This was all well and good, but at 20 I wasn't ready to devote myself to a cause, so I moved to London and attended City where I got an MA in Publishing Studies. I think university was a comforting experience for me because the second I couldn't stand to get another job rejection, I enrolled at Trinity College Dublin (TCD) for a master’s in Law.
Throughout my time at the different universities, I contributed articles to anyone that would publish me: school newspapers, magazines, newsletters. I wrote about credit and insolvency in the UK for a few months, which was way more fun than it sounds. While at TCD, one of my articles started a small but fruitful protest that led to a reform in the system for international students in Ireland. That might have been the kick I needed to ‘get serious’, so after graduation I moved back to Mozambique and started working in a law firm.
Private practice was alright for a while, but I knew it wasn't going to be a long-term thing for me. Just before I left, I found a couple of short stories I had written at City and posted them online. I got pretty good feedback, so I decided to compile the others, add a few more and publish them, just to see what would happen. Clearly it went straight to my head as I now have one novel published and a second one outlined.
What memories do you have from your time at City?
My time at City was great fun. No, seriously, ask [former tutor] Mary Ann Kernan, I think I spent more time laughing there than anywhere else. That's not because I wasn't taking the modules seriously – though I apologise to my lecturers if I ever made them feel that – I just made really good friends there, one of whom is the reason I started writing.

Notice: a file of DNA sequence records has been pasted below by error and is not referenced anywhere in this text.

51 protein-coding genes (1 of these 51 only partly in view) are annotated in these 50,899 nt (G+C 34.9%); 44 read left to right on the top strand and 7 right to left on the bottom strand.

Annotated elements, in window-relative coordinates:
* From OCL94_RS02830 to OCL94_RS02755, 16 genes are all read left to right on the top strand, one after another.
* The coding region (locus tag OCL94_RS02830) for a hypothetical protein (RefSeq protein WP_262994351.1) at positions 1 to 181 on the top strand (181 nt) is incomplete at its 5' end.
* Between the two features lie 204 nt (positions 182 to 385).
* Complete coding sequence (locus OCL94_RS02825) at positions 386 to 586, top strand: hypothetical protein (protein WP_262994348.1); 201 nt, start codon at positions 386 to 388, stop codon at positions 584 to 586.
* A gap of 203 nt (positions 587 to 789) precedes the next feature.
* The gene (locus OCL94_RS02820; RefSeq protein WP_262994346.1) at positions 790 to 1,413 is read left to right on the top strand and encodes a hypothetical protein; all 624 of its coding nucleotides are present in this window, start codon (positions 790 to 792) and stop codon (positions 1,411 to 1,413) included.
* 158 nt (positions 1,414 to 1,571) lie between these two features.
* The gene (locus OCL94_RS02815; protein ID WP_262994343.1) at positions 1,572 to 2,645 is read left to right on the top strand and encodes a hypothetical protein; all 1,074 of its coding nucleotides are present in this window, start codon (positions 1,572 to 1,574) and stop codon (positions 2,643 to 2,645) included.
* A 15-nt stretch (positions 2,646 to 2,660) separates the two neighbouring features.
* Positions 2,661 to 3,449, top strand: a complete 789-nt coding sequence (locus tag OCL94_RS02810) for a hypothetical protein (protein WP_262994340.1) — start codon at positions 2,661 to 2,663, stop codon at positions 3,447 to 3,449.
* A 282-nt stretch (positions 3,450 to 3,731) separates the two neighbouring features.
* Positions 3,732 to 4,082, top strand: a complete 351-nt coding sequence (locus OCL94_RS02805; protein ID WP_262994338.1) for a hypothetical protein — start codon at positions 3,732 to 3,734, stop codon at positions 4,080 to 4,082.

Niyati and I would pass notes to each other throughout the day. It was old school but something about pen on paper allowed me to get creative and I loved having her as a captive audience. The first four stories that ended up in my collection were actually written in those notes for her. She saw something in them and encouraged me to do something with them. Even after we left London, every time I wrote something, I would always send it her way first. It came as no surprise that she worked as an editor and has now started her own publishing company with a friend in India.
Do you still work in law or are you concentrating on writing these days?
Much like the way I shuffled between Mozambique and the United States, I continue to bounce between law and writing. I no longer work in private practice. I do more independent consulting since I'm trained in common law – from studying in the UK and Ireland and passing the New York Bar. For the most part, it involves a lot of writing. That's why I use the pen name. Adina writes about serious things like investing in Mozambique, leaving Ana to express the things I can't say on the day to day.
What advice would you give to a first-time novelist when they’re just starting out?
You can read what the greats had to say about it, you can listen to suggestions from experts, you can follow a formula someone set up, but ultimately, it's your story so trust that you know what you're doing.
Find a routine that works for you, quiet that voice in your head and write. Your first draft doesn't have to be perfect; it may look nothing like what you end up with but try to enjoy the process.
Follow Ana Neimus on Instagram.